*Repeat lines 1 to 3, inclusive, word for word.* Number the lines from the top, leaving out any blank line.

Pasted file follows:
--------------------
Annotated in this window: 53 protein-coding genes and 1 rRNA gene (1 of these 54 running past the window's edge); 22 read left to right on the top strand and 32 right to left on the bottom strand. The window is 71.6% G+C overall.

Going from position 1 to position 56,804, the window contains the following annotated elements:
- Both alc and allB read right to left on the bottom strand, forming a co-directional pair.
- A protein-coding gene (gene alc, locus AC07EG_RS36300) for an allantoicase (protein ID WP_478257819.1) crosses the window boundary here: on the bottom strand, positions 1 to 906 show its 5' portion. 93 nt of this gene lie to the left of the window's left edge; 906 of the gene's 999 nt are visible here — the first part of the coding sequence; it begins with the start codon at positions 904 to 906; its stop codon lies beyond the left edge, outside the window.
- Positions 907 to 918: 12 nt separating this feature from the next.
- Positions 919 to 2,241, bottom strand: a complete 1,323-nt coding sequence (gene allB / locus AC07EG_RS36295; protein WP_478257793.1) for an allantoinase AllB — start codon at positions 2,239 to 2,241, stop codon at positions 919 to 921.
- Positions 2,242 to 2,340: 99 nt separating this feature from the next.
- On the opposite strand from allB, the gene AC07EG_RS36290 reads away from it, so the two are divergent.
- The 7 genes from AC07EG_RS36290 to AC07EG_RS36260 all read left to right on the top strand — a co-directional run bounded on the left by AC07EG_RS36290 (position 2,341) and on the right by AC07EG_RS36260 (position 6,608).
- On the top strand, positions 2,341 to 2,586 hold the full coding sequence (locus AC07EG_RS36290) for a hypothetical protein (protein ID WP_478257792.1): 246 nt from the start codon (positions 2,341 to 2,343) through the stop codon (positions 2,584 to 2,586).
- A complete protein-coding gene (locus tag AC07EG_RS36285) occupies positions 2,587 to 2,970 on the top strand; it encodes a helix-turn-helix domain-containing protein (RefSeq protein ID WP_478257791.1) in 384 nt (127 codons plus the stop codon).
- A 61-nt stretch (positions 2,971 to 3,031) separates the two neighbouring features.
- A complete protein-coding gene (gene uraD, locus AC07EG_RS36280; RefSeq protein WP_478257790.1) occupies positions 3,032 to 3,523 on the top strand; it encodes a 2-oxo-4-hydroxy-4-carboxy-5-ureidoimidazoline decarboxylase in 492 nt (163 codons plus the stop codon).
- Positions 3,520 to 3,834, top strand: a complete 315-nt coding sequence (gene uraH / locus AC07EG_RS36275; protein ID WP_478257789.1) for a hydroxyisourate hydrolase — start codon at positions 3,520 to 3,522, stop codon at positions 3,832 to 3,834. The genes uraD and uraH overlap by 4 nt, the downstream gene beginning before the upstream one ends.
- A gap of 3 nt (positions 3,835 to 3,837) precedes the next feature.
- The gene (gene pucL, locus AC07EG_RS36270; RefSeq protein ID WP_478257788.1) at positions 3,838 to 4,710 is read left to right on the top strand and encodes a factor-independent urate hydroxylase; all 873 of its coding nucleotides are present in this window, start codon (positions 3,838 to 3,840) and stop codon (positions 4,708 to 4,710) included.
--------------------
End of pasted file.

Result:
Annotated in this window: 53 protein-coding genes and 1 rRNA gene (1 of these 54 running past the window's edge); 22 read left to right on the top strand and 32 right to left on the bottom strand. The window is 71.6% G+C overall.

Going from position 1 to position 56,804, the window contains the following annotated elements:
- Both alc and allB read right to left on the bottom strand, forming a co-directional pair.